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Am J Dis Child. 1991 Jan;145(1):98-101.

Cat-scratch disease. Acute encephalopathy and other neurologic manifestations.

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Jacksonville Health Education Program, University of Florida.


Seventy-six patients with neurologic complications of cat-scratch disease are discussed. Encephalopathy occurred in 61, while 15 had either cranial or peripheral nerve involvement. The average age of the patients with encephalopathy was 10.6 years (range, 1 to 66 years), and almost twice as many males as females were affected in contrast to patients with uncomplicated cat-scratch disease, in which the ratio was almost equal. Fever was not documented in 50% of patients with encephalopathy and only 26% had temperatures higher than 39 degrees C. Convulsions occurred in 46% and combative behavior in 40%. Lethargy with or without coma was accompanied by variable neurologic signs. Results of laboratory studies, including imaging of the central nervous system, were inconsistent and nondiagnostic. Biopsy tissue from 14 patients showed histopathologic findings compatible with cat-scratch disease. The "English-Wear bacillus" was demonstrated by the Warthin-Starry stain in 10 of 14 skin or lymph node specimens. Of the 15 patients without encephalopathy, two children with facial nerve paresis displayed cranial nerve symptoms and/or signs, 10 patients had cat-scratch disease neuroretinitis, and three women had peripheral neuritis. All 76 patients recovered within 12 months; 78% recovered within 1 to 12 weeks. There were no neurologic sequelae. Treatment consisted of control of convulsions and supportive measures. Commonly used antibiotics administered to more than half of the patients were apparently ineffective.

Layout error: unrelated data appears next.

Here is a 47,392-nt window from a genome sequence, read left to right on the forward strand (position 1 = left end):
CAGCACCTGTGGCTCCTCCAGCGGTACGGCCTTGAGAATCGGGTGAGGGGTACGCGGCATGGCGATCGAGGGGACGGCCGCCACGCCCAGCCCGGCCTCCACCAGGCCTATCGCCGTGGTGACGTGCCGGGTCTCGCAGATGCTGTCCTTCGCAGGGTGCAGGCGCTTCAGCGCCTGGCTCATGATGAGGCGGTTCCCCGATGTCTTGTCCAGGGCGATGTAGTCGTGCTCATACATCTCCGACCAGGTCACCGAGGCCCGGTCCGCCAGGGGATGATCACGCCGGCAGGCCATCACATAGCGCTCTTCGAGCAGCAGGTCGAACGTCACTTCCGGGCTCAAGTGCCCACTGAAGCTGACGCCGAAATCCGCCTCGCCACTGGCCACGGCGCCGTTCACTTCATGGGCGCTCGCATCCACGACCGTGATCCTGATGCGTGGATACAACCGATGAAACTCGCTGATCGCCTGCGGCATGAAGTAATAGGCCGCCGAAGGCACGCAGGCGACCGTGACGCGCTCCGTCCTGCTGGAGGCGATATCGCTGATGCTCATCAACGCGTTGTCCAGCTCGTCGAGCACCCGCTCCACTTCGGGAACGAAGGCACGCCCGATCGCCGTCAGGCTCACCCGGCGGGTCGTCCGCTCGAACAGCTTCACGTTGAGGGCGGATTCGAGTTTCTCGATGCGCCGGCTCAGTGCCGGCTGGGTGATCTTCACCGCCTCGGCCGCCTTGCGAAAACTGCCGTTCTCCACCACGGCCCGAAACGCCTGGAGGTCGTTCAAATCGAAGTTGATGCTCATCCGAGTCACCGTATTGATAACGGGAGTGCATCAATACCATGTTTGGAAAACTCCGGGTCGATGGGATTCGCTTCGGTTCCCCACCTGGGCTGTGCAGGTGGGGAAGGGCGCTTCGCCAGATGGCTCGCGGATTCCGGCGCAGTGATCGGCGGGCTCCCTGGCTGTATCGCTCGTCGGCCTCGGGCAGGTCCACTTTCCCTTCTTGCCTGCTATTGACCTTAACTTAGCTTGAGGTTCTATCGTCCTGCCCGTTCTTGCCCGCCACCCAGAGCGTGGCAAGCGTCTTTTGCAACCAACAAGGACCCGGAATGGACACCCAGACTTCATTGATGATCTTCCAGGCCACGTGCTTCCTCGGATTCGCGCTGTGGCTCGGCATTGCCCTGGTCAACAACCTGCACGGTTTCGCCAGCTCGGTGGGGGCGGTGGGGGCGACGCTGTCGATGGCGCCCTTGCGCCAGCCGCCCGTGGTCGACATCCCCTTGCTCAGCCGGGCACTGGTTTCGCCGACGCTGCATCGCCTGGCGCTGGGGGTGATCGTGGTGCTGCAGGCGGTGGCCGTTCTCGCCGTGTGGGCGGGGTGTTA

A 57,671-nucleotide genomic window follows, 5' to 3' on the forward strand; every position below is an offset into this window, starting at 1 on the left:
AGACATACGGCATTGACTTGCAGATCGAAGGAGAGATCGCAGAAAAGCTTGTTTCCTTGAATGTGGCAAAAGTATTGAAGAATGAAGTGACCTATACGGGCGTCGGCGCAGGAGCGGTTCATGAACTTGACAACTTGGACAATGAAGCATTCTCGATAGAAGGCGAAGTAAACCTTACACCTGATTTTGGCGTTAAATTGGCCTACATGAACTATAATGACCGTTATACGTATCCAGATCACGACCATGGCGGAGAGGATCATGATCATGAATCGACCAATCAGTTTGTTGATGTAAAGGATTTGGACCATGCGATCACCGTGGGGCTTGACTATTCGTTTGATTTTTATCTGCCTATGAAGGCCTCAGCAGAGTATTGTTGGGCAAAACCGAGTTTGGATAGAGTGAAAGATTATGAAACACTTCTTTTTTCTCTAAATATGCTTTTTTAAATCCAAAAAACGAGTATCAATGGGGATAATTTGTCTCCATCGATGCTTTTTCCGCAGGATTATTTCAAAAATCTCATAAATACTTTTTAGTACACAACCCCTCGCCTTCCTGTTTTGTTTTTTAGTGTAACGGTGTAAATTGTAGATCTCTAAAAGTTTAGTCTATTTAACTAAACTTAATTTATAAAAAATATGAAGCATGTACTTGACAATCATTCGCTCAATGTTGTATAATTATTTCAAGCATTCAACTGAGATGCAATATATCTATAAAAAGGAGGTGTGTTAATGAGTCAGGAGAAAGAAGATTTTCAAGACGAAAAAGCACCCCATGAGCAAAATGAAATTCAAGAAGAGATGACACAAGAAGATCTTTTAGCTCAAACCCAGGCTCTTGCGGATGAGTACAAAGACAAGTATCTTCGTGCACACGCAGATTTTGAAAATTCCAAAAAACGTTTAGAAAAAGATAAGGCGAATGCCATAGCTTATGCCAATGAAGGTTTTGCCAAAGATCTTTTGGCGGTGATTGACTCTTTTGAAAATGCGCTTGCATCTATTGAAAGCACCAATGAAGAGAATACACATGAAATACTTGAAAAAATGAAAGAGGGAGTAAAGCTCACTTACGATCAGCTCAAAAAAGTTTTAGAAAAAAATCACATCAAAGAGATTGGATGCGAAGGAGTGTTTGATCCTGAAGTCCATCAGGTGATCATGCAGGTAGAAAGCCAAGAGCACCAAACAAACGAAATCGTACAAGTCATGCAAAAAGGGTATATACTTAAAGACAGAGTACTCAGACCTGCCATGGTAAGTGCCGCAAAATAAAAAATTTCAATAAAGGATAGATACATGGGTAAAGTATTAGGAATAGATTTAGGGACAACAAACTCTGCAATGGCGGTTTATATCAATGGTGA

[Indexed for MEDLINE]

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